It was also shown in the previous article that a low EROI imposes a delay for civilization when accelerating exponential growth of energy obtained. For example, it was shown (using a simulation) that a low EROI of 10 imposed a delay of 6 years before a hypothetical civilization could accelerate growth from 0%/year to 4%/year.
However, some modern industrialized countries do not accelerate growth at all. In fact, they do not even grow their energy supply. Those countries are already fully industrialized. Once a country reaches a first-world standard of living, it voluntarily stops growing its energy supply. Citizens decide to spend any increase in their income on things like elaborate medical care, and not on setting their thermostats higher every year. This situation has already been reached in Japan and many places in Europe. It would have been reached in the USA, except the USA still has significant immigration.
What would happen to such a static country (in terms of energy supply) if it underwent a decline in EROI? Presumably, such a country wouldn't care about how fast it could grow its energy supply. It would care only about keeping the amount of net energy constant.
In such a country, any decline in EROI could be handled by initiating growth again, at a rate which is sufficient to compensate for the decline in EROI. Doing so would keep net energy constant.
As a result, we must ask how much net energy must be sacrificed by an industrialized country in the short term, in order to initiate growth and offset declines in EROI. Any acceleration of exponential growth requires a temporary sacrifice of net energy, in order to initiate the growth. How much net energy must an industralized country sacrifice to initiate growth again, sufficient to compensate for a decline in EROI?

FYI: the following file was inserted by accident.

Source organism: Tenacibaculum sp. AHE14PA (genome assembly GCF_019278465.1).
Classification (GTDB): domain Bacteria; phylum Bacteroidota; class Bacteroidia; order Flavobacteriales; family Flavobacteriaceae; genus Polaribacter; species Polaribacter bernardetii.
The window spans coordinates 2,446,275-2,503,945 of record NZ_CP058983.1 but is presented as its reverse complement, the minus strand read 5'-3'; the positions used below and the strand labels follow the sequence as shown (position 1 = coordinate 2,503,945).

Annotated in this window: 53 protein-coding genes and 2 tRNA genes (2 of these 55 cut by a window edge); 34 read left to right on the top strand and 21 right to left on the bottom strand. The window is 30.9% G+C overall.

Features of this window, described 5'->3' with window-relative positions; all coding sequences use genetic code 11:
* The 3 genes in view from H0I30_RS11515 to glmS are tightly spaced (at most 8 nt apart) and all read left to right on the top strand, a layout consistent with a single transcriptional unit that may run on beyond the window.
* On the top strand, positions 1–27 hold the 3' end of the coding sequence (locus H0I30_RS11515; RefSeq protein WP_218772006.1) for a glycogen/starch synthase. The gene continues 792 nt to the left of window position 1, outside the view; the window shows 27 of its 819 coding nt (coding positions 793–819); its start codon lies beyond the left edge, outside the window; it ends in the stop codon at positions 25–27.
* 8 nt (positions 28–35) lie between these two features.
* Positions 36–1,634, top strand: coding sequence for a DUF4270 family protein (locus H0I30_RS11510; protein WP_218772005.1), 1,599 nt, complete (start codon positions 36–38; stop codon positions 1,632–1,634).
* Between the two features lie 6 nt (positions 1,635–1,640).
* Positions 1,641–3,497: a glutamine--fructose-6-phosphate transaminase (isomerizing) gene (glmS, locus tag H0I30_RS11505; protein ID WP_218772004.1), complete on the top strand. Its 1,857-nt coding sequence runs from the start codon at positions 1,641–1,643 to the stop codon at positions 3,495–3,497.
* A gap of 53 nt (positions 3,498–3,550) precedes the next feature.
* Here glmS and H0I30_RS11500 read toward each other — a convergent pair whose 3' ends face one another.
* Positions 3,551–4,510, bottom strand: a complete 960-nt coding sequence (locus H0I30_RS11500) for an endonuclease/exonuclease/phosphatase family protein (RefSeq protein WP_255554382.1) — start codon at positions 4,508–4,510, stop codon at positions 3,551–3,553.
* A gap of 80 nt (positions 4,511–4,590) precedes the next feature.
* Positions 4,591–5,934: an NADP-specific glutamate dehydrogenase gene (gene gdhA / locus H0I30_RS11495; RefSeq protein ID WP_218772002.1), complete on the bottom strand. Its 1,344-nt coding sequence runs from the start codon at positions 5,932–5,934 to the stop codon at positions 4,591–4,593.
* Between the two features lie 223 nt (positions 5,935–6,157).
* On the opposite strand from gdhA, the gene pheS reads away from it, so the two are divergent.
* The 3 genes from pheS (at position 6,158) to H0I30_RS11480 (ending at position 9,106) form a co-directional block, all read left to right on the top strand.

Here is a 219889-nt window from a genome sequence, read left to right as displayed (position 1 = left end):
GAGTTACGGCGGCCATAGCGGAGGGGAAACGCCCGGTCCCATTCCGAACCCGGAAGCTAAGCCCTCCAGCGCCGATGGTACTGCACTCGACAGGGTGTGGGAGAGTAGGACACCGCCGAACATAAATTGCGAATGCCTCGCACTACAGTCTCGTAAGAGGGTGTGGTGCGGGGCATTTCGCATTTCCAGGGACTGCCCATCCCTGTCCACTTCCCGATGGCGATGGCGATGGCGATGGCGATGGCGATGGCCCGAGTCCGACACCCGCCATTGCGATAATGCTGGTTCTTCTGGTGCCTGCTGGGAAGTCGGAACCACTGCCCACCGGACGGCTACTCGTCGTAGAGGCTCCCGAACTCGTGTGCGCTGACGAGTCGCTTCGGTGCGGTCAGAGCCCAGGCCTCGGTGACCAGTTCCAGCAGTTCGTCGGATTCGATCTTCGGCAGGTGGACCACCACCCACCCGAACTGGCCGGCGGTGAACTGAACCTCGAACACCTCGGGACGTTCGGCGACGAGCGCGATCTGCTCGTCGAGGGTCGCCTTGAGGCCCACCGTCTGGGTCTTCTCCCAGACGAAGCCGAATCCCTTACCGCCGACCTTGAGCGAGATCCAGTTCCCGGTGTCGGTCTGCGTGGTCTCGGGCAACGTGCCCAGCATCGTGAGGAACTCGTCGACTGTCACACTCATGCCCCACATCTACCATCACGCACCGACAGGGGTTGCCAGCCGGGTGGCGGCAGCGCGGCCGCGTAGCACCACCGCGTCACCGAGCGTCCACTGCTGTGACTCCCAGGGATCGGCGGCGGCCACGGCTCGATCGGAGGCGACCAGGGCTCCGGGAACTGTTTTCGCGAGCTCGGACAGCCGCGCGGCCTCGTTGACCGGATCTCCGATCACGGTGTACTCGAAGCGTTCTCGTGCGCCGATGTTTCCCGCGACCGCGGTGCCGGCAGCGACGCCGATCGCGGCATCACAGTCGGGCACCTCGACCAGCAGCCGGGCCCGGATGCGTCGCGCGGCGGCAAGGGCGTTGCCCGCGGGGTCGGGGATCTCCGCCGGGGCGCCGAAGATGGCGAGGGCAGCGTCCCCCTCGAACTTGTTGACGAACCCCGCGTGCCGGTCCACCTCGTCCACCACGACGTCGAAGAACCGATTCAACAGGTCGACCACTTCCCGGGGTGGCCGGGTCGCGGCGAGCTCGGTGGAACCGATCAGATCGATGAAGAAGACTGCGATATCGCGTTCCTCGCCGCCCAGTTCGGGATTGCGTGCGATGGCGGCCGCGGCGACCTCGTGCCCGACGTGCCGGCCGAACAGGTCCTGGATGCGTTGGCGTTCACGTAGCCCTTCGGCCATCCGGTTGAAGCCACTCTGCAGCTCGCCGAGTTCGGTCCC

This phenomenon can be modelled using a simple python computer program--even simpler than the last one, because this program has only 24 lines of code, excluding comments. (This phenomenon cannot be modelled using a simple mathematical formula, because generations of solar panels overlap, which resists a simple mathematical description).
In this paper, a simple python program will be proposed which simulates energy re-investment for an industrialized country over time. The program will execute in a single loop and will simulate energy re-investment, over and over again, each year. As before, we will assume a country which obtains all its energy from solar panels.
The program will simulate a decline in EROI. We can assume that the decline in EROI is caused by mineral exhaustion over time. The country used to build fancy Gallium-Arsenide solar cells with 40% efficiency and very high EROI, but the Gallium is running out. As a result, the civilization must start building silicon solar cells instead, which use far more abundant materials but have much lower EROI. Furthermore, the country has already filled its only tiny desert region with solar cells, and must now use worse locations, implying lower EROI for solar cells. As a result, the country undergoes a constant decline in EROI over years. This decline in EROI will be modelled in our program by increasing the energy investment required by some constant factor each year.
At the same time, the program will model the modest exponential growth which must be re-started in order to compensate for the decline. These two factors will operate simultaneously. Declining EROI will decrease net energy obtained, but exponential growth will increase it.
As pointed out in the previous article, any acceleration of exponential growth requires a temporary sacrifice of net energy for other purposes. How much of its net energy must an industrailzed country sacrifice, and for how long, in order to initiate exponential growth and compensate for declines in EROI?
When I implemented and ran the program, I obtained the following results. I tinkered with the input parameters, and I found that growing the total amount of energy obtained by 0.7%/year for a country is sufficient to compensate for a decline in EROI from 50 down to 6, over 37 years. In turn, the country had to sacrifice a small fraction of 1% of its net energy for 2 years in order to initiate that growth. The output of the program was as follows: